Auditing black-box models for indirect influence

Philip Adler, Casey Falk, Sorelle A. Friedler, Tionney Nix, Gabriel Rybeck, Carlos Scheidegger, Brandon Smith, Suresh Venkatasubramanian

Research output: Contribution to journalArticlepeer-review

138 Scopus citations


Data-trained predictive models see widespread use, but for the most part they are used as black boxes which output a prediction or score. It is therefore hard to acquire a deeper understanding of model behavior and in particular how different features influence the model prediction. This is important when interpreting the behavior of complex models or asserting that certain problematic attributes (such as race or gender) are not unduly influencing decisions. In this paper, we present a technique for auditing black-box models, which lets us study the extent to which existing models take advantage of particular features in the data set, without knowing how the models work. Our work focuses on the problem of indirect influence: how some features might indirectly influence outcomes via other, related features. As a result, we can find attribute influences even in cases where, upon further direct examination of the model, the attribute is not referred to by the model at all. Our approach does not require the black-box model to be retrained. This is important if, for example, the model is only accessible via an API, and contrasts our work with other methods that investigate feature influence such as feature selection. We present experimental evidence for the effectiveness of our procedure using a variety of publicly available data sets and models. We also validate our procedure using techniques from interpretable learning and feature selection, as well as against other black-box auditing procedures. To further demonstrate the effectiveness of this technique, we use it to audit a black-box recidivism prediction algorithm.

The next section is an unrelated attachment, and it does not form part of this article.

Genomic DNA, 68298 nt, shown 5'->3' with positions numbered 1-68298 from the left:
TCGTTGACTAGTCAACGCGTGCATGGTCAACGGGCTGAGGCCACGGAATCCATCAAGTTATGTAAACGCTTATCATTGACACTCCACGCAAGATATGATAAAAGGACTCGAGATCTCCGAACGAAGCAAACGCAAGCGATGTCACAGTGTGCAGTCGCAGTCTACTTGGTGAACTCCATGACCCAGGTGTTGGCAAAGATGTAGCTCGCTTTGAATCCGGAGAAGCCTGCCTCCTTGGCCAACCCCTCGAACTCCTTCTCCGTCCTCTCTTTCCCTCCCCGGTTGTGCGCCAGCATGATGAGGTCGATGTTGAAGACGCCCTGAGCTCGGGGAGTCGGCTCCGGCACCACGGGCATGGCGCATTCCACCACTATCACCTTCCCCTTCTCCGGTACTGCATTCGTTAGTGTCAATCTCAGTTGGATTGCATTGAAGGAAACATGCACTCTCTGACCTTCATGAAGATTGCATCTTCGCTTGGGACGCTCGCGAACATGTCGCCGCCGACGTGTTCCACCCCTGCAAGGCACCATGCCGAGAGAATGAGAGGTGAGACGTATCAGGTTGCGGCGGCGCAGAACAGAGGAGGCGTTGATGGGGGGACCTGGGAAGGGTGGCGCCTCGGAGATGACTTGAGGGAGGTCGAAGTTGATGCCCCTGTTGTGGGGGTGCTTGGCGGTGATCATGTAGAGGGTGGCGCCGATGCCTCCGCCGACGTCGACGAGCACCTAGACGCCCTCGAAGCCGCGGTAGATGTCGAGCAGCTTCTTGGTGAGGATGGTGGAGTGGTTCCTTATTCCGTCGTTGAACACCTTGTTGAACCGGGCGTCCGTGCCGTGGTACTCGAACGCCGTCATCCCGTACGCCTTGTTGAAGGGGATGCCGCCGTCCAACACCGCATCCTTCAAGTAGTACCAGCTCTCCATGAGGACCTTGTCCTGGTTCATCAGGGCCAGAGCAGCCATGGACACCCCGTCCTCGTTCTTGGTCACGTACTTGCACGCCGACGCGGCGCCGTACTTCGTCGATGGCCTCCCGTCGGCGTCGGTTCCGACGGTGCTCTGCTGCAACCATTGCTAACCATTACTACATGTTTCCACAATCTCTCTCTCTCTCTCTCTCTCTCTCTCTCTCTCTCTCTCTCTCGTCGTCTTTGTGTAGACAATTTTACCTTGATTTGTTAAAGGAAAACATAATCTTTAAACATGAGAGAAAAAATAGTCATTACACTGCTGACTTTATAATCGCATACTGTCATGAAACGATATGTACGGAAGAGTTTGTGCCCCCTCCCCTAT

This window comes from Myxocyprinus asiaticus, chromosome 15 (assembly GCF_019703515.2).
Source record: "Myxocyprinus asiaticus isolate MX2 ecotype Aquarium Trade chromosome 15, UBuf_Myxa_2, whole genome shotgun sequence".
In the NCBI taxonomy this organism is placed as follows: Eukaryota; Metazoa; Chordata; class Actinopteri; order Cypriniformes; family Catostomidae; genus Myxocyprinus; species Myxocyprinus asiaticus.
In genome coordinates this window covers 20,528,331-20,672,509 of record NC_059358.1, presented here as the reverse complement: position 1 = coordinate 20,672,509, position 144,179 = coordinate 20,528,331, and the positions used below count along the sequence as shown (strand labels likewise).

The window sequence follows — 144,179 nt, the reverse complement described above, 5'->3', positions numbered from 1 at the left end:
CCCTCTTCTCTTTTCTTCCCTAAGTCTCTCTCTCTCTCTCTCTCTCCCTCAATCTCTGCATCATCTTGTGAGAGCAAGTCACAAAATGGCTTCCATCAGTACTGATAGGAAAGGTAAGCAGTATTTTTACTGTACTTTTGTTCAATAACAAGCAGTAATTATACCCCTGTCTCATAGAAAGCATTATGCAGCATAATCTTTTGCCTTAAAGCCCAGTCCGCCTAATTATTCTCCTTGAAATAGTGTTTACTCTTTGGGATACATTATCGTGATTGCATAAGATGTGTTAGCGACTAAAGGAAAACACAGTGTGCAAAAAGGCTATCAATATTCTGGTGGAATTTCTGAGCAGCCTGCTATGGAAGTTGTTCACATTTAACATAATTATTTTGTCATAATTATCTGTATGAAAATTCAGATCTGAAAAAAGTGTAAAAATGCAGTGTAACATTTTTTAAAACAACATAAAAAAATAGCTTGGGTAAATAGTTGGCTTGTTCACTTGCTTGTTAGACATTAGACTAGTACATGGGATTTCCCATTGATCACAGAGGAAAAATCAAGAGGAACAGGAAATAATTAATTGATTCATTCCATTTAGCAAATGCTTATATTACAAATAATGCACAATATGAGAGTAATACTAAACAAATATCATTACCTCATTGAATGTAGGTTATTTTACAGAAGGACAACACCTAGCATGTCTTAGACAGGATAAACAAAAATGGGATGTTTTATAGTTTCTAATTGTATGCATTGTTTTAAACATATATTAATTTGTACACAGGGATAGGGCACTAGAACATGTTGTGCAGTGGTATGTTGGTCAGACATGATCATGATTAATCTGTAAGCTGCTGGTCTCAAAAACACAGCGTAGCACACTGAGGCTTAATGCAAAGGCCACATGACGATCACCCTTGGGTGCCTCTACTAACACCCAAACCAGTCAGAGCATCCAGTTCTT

Original languageEnglish (US)
Pages (from-to)95-122
Number of pages28
JournalKnowledge and Information Systems
Issue number1
StatePublished - Jan 1 2018


  • Algorithmic accountability
  • Black-box auditing
  • Deep learning
  • Discrimination-aware data mining
  • Feature influence
  • Interpretable machine learning

ASJC Scopus subject areas

  • Software
  • Information Systems
  • Human-Computer Interaction
  • Hardware and Architecture
  • Artificial Intelligence


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